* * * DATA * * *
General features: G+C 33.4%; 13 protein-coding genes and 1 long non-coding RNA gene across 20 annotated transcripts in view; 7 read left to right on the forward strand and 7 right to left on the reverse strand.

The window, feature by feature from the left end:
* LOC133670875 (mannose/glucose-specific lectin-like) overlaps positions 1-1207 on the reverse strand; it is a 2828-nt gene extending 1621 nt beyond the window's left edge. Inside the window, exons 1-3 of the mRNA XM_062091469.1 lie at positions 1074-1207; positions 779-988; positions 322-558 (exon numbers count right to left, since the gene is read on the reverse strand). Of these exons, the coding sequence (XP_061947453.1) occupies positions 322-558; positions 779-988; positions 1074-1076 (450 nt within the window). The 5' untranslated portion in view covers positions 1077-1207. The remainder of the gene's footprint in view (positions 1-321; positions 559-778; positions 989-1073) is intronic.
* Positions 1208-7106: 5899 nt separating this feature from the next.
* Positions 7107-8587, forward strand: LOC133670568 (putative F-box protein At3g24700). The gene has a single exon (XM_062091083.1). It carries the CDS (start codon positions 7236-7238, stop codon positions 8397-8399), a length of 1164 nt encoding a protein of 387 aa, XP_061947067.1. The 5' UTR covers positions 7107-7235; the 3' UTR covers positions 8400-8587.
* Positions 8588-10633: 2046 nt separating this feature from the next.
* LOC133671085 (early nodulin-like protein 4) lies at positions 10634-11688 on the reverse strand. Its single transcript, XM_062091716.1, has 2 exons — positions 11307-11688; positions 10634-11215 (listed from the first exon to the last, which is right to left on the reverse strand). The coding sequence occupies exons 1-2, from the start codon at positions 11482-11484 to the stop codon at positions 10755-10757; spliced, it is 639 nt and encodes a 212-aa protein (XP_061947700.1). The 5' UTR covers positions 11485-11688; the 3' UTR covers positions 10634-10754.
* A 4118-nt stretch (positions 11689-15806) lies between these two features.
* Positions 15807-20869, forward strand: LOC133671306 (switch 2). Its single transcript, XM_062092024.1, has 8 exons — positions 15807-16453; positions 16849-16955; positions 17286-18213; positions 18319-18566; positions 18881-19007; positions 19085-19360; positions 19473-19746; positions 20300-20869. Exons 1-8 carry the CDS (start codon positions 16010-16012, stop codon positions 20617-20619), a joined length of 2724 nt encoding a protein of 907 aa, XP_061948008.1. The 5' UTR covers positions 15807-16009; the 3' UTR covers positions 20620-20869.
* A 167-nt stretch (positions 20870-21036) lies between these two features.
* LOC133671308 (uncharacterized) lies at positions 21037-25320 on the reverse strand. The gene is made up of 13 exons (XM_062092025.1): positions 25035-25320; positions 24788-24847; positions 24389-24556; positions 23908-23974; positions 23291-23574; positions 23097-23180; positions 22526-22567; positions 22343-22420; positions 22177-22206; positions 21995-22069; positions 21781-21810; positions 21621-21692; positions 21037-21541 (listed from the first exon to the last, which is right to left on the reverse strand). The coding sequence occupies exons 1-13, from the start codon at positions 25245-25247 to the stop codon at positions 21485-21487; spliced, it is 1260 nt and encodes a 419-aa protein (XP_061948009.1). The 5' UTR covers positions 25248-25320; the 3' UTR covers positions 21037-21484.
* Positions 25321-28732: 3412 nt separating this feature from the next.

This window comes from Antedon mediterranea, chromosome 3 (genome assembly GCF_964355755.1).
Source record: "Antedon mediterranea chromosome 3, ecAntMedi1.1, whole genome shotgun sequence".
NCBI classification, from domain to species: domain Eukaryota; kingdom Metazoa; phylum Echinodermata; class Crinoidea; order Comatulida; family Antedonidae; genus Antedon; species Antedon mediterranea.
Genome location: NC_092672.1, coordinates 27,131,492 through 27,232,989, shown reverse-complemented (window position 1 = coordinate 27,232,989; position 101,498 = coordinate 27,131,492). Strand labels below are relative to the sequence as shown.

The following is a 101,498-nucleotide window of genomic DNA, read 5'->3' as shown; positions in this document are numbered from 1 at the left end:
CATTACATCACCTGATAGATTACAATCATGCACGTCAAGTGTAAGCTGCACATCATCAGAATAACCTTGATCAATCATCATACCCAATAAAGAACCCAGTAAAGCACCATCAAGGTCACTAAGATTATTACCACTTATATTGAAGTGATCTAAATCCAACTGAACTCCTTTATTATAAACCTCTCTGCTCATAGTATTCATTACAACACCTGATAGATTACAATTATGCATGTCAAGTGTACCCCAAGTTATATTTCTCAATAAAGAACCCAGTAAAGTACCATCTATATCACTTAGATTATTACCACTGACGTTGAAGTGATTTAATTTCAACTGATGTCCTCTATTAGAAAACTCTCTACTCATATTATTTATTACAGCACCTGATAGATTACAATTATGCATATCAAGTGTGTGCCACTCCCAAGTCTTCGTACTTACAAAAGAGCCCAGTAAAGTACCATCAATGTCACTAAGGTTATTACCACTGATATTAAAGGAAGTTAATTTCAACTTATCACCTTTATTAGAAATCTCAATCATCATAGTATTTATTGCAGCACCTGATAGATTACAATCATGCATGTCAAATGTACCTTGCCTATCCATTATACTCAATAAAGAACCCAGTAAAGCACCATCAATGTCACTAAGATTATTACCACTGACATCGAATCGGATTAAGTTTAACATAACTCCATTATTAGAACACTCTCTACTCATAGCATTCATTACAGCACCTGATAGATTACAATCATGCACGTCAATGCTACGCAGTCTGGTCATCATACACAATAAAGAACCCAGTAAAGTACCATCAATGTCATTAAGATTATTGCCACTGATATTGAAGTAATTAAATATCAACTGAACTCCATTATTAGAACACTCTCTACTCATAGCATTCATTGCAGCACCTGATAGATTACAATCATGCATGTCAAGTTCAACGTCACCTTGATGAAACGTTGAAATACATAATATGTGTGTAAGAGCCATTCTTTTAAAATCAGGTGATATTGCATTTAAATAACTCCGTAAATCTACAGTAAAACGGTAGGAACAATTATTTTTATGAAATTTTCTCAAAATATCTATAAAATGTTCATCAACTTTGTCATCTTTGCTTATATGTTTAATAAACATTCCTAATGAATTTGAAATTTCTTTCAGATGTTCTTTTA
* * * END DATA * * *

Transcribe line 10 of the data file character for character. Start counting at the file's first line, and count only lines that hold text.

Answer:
* A 167-nt stretch (positions 20870-21036) lies between these two features.